Adjustment for BMI accounted for most of the attenuation in the RRs for each lipid variable, but there was no evidence of effect modification by BMI for the association between lipid levels and hypertension. We also considered adjustment for waist circumference and waist-hip ratio, which was provided on the 6-year follow-up questionnaire. Contrary to BMI, controlling for either measure of central adiposity had a minimal impact on the RRs. We then limited analyses to nonobese, nondiabetic women (n = 13 841; 3576 cases of hypertension) and found that lipid levels remained predictive of hypertension in the absence of these 2 strong risk factors, paralleling the results in Table 2. In these 13 841 nonobese, nondiabetic women, the multivariate RRs (95% CIs) of hypertension for increasing quintiles of TC level were 1.00 (referent), 0.97 (0.87-1.09), 1.00 (0.90-1.12), 1.08 (0.97-1.21), and 1.09 (0.98-1.22) (P = .03 for trend); for increasing quintiles of LDL-C level, 1.00 (referent), 0.95 (0.86-1.04), 1.01 (0.92-1.12), 0.95 (0.85-1.06), and 1.08 (0.96-1.22) (P = .35 for trend); for increasing quintiles of HDL-C level, 1.00 (referent), 0.92 (0.83-1.02), 0.83 (0.75-0.93), 0.86 (0.77-0.96), and 0.84 (0.75-0.94) (P<.001 for trend); for increasing quintiles of non–HDL-C level, 1.00 (referent), 1.00 (0.89-1.11), 1.09 (0.98-1.22), 1.09 (0.98-1.22), and 1.19 (1.06-1.33) (P<.001 for trend); and for increasing quintiles of the TC/HDL-C ratio, 1.00 (referent), 1.08 (0.97-1.21), 1.08 (0.97-1.21), 1.14 (1.02-1.28), and 1.30 (1.16-1.46) (P<.001 for trend). Conversely, had we added 4355 women currently receiving treatment for or diagnosed as having a high cholesterol level into our analyses, it had a minute impact on the reported RRs and did not change the overall interpretation of the results.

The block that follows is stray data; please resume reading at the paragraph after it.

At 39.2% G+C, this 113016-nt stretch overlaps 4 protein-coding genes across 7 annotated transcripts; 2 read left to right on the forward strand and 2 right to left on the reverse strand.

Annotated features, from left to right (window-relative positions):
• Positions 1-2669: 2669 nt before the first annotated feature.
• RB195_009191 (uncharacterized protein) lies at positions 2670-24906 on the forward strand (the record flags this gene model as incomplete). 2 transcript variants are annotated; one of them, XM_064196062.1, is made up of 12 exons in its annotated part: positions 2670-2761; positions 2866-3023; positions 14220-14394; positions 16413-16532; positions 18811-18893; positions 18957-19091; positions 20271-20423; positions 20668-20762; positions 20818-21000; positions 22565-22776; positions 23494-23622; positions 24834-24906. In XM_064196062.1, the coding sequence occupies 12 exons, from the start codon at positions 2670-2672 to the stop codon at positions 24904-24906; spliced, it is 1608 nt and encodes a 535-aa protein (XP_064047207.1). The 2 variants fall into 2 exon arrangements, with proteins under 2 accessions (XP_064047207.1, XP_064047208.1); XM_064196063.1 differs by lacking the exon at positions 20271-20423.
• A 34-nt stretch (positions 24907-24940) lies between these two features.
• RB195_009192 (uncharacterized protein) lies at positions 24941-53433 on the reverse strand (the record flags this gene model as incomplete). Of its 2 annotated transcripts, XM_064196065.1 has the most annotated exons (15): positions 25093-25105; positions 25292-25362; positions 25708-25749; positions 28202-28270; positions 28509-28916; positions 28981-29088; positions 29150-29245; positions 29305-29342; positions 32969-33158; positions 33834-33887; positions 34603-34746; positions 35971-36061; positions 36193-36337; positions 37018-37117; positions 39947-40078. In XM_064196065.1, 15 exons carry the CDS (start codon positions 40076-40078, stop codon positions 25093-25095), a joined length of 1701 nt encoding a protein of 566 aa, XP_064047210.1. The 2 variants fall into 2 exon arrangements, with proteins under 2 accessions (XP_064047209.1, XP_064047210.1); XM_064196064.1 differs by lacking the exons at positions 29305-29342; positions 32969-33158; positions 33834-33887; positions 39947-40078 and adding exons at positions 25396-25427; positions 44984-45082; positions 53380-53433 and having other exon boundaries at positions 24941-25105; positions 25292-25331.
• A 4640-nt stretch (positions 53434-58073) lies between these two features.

Another important consideration was adjustment for C-reactive protein level, previously shown to be predictive of hypertension in this population of women.21 The median level of C-reactive protein among all 16 130 women was 1.59 mg/L, and increased with increasing levels of each plasma lipid. When plasma C-reactive protein was added to the multivariate models for each lipid variable, the RRs remained virtually identical. Finally, in addition to alcohol consumption, we examined the impact of confounding by various dietary factors and found no evidence of any impact on the RRs.